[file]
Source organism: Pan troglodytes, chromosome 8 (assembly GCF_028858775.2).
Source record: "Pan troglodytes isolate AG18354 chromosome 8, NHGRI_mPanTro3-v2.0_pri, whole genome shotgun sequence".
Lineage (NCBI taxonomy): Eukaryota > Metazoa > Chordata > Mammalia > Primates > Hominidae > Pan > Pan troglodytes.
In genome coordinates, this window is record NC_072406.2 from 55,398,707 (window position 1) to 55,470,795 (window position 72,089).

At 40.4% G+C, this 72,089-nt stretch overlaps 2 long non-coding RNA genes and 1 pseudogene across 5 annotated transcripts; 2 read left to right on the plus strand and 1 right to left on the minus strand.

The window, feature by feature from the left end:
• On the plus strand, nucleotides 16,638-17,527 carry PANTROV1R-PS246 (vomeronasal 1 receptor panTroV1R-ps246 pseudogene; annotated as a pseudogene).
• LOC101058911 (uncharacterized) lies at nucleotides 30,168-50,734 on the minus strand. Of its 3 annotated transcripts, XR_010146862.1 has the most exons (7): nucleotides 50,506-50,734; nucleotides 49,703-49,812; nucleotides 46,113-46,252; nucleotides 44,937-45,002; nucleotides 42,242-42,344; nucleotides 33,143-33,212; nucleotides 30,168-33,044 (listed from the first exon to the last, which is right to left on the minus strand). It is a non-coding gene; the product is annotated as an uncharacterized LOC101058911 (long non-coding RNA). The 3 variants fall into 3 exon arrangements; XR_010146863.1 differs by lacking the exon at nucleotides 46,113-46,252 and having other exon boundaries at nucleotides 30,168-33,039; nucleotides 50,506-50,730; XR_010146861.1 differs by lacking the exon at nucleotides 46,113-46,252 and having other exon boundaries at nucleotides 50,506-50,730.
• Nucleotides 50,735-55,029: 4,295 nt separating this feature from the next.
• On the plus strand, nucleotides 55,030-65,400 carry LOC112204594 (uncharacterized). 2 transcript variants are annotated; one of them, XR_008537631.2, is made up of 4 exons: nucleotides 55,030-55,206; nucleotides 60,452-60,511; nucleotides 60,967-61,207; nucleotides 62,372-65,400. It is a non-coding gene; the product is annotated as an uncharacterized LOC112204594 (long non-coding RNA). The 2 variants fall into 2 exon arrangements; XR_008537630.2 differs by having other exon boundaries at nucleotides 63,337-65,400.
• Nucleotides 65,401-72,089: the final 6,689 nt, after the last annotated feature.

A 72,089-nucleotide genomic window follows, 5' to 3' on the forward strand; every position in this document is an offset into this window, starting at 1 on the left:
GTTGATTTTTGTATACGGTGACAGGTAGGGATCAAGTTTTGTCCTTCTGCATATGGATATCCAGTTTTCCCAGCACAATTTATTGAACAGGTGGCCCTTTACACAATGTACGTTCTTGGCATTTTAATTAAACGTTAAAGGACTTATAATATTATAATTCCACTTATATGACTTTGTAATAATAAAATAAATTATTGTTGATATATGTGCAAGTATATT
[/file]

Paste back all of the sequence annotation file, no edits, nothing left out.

Source organism: Pan troglodytes, chromosome 8 (assembly GCF_028858775.2).
Source record: "Pan troglodytes isolate AG18354 chromosome 8, NHGRI_mPanTro3-v2.0_pri, whole genome shotgun sequence".
Lineage (NCBI taxonomy): Eukaryota > Metazoa > Chordata > Mammalia > Primates > Hominidae > Pan > Pan troglodytes.
In genome coordinates, this window is record NC_072406.2 from 55,398,707 (window position 1) to 55,470,795 (window position 72,089).

At 40.4% G+C, this 72,089-nt stretch overlaps 2 long non-coding RNA genes and 1 pseudogene across 5 annotated transcripts; 2 read left to right on the plus strand and 1 right to left on the minus strand.

The window, feature by feature from the left end:
• On the plus strand, nucleotides 16,638-17,527 carry PANTROV1R-PS246 (vomeronasal 1 receptor panTroV1R-ps246 pseudogene; annotated as a pseudogene).
• LOC101058911 (uncharacterized) lies at nucleotides 30,168-50,734 on the minus strand. Of its 3 annotated transcripts, XR_010146862.1 has the most exons (7): nucleotides 50,506-50,734; nucleotides 49,703-49,812; nucleotides 46,113-46,252; nucleotides 44,937-45,002; nucleotides 42,242-42,344; nucleotides 33,143-33,212; nucleotides 30,168-33,044 (listed from the first exon to the last, which is right to left on the minus strand). It is a non-coding gene; the product is annotated as an uncharacterized LOC101058911 (long non-coding RNA). The 3 variants fall into 3 exon arrangements; XR_010146863.1 differs by lacking the exon at nucleotides 46,113-46,252 and having other exon boundaries at nucleotides 30,168-33,039; nucleotides 50,506-50,730; XR_010146861.1 differs by lacking the exon at nucleotides 46,113-46,252 and having other exon boundaries at nucleotides 50,506-50,730.
• Nucleotides 50,735-55,029: 4,295 nt separating this feature from the next.
• On the plus strand, nucleotides 55,030-65,400 carry LOC112204594 (uncharacterized). 2 transcript variants are annotated; one of them, XR_008537631.2, is made up of 4 exons: nucleotides 55,030-55,206; nucleotides 60,452-60,511; nucleotides 60,967-61,207; nucleotides 62,372-65,400. It is a non-coding gene; the product is annotated as an uncharacterized LOC112204594 (long non-coding RNA). The 2 variants fall into 2 exon arrangements; XR_008537630.2 differs by having other exon boundaries at nucleotides 63,337-65,400.
• Nucleotides 65,401-72,089: the final 6,689 nt, after the last annotated feature.

A 72,089-nucleotide genomic window follows, 5' to 3' on the forward strand; every position in this document is an offset into this window, starting at 1 on the left:
GTTGATTTTTGTATACGGTGACAGGTAGGGATCAAGTTTTGTCCTTCTGCATATGGATATCCAGTTTTCCCAGCACAATTTATTGAACAGGTGGCCCTTTACACAATGTACGTTCTTGGCATTTTAATTAAACGTTAAAGGACTTATAATATTATAATTCCACTTATATGACTTTGTAATAATAAAATAAATTATTGTTGATATATGTGCAAGTATATT